Since the film is so anticipated as both adaptation and buzzy ensemble piece, the poster for August: Osage County would have been an event no matter what it looked like. Directed by TV vet John Wells, who made his feature film debut with The Company Men, this dark comedy marks the first-ever onscreen pairing of Meryl Streep and Julia Roberts, who play Violet and Barbara Watson, the mother and daughter who lead the clan in Tracy Letts’s Pulitzer Prize-winning tale. All who know the play know the importance of the work’s vast cast, and such is the major selling point here.

Stacked high like an actorly steeple are names both established and up-and-coming: Streep, Roberts, Ewan McGregor, Chris Cooper, Juliette Lewis, (the great) Margo Martindale, Abigail Breslin, Benedict Cumberbatch, Misty Upham, and more. It’s a very tempting mix, and despite the overly genial, all’s-well-that-end’s-well nature of the trailer, it helps to know that Letts has penned the screenplay too, and hopefully hasn’t watered his work down to Hollywoodized dysfunction (lord knows no one needs another The Family Stone). Presumably, Letts’s script also holds the promise of avoiding the trap of multi-character dramedies, which serially fail to develop individual personalities amid the crowd. It’s a grating trend that couldn’t be better visualized here, and let’s hope the packed-house symbolism reflects the film’s ability to overcome it.

Understanding Screenwriting #108: Side Effects, Like Someone in Love, Point Blank, Downton Abbey, Parade’s End, & Smash

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Understanding Screenwriting #108: <em>Side Effects</em>, <em>Like Someone in Love</em>, <em>Point Blank</em>, <em>Downton Abbey</em>, <em>Parade’s End</em>, & <em>Smash</em>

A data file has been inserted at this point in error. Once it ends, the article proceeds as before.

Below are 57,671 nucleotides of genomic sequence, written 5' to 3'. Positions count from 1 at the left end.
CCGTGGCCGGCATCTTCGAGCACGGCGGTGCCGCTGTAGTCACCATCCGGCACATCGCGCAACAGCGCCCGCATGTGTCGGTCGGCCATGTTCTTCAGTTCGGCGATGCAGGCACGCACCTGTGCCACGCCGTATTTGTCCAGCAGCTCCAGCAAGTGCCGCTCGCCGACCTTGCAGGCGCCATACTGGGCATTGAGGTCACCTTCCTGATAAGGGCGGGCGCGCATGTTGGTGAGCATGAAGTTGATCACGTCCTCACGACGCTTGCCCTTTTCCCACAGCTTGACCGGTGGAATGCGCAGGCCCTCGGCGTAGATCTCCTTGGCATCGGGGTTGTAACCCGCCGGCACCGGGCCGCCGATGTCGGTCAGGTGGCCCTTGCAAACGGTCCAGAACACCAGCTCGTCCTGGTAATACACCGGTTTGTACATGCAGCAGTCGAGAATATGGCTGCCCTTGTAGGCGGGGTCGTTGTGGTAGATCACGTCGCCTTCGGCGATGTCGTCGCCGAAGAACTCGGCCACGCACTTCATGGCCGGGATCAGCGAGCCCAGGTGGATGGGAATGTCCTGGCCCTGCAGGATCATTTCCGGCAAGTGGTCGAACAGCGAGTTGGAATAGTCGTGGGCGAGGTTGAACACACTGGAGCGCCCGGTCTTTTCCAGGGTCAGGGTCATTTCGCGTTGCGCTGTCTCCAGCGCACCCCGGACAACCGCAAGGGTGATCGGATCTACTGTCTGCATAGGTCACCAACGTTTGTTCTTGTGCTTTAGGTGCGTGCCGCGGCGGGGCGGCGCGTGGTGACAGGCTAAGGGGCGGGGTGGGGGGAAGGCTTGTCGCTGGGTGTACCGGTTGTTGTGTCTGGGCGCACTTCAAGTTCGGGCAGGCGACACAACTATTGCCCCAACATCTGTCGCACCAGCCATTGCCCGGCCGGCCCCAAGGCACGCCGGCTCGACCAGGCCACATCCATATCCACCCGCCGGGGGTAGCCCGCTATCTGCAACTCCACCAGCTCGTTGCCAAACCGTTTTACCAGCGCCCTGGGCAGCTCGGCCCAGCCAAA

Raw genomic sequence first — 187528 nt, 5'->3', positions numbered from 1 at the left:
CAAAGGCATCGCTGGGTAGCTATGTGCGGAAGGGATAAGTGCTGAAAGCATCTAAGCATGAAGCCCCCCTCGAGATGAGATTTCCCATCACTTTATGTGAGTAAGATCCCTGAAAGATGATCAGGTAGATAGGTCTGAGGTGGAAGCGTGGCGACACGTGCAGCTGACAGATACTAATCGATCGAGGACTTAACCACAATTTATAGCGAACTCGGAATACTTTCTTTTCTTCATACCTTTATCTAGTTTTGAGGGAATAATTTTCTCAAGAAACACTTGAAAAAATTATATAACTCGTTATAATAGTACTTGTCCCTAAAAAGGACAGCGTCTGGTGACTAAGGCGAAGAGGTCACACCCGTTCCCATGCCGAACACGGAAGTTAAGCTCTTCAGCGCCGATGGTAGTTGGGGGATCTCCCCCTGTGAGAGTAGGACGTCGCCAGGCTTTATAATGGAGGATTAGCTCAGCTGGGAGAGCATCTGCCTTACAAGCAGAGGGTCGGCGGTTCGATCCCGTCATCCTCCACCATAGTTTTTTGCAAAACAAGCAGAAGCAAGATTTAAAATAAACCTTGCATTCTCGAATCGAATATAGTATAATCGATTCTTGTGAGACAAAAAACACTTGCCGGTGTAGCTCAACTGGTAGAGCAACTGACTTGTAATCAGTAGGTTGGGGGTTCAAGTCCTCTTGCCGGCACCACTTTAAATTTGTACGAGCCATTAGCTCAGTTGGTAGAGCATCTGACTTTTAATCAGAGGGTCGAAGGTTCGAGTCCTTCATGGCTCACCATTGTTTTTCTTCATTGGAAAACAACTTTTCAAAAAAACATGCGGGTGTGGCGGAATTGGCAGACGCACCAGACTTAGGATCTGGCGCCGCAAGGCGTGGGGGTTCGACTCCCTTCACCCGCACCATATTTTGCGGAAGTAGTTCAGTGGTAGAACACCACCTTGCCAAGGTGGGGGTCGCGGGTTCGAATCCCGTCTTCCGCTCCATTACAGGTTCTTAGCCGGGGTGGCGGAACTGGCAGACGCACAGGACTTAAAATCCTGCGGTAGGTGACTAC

Understanding Screenwriting #108: <em>Side Effects</em>, <em>Like Someone in Love</em>, <em>Point Blank</em>, <em>Downton Abbey</em>, <em>Parade’s End</em>, & <em>Smash</em>

Coming Up In This Column: Side Effects, Like Someone in Love, Point Blank, Downton Abbey, Parade’s End, Smash, but first…

Fan mail: David Ehrenstein, reacting to my comments on Cat Ballou, thought that all the things I liked about the writing and acting came together “thanks to efforts of that controversial new-fangled invention known as the Director.” I didn’t get around to mentioning the director, Elliot Silverstein, because this is one of those films, like M*A*S*H (1970), Chariots of Fire (1981), and Thelma & Louise (1991), that succeeds in spite of its director rather than because of him. Silverstein is very sloppy about where he puts the camera and the acting is all over the place. This was his only truly successful film, and he soon went back to television, where he started.

Side Effects (2013. Written by Scott Z. Burns. 106 minutes.)

Better than Hitchcock. Both Alfred Hitchcock and producer David O. Selznick were interested in psychiatry. In the mid-’40s, Hitchcock persuaded Selznick to buy a novel that was, according to Hitchcock’s biographer, Donald Spoto, “a bizarre tale of witchcraft, satanic cults, psychopathology, murder, and mistaken identities.” (The background material here is from Spoto’s The Dark Side of Genius: The Life of Alfred Hitchcock.) Hitchcock presented some ideas on how a movie could be made out of the material to Ben Hecht, who wrote the screenplay for Spellbound (1945). Hecht’s version deals with an amnesiac who replaces a man scheduled to become the head of a mental hospital. The amnesiac is accused of murder and with a helpful female psychiatrist works out his problems. Since she’s played in the film by Ingrid Bergman, he falls in love with her as well. The film was a commercial success, but it’s rather clunky, like many ’40s films about psychiatry. And like many Hitchcock films, it’s less about character than about giving the director a chance to show off. As befits Selznick, the film is a slick production with stars (Gregory Peck as the amnesiac) in a romantic mode.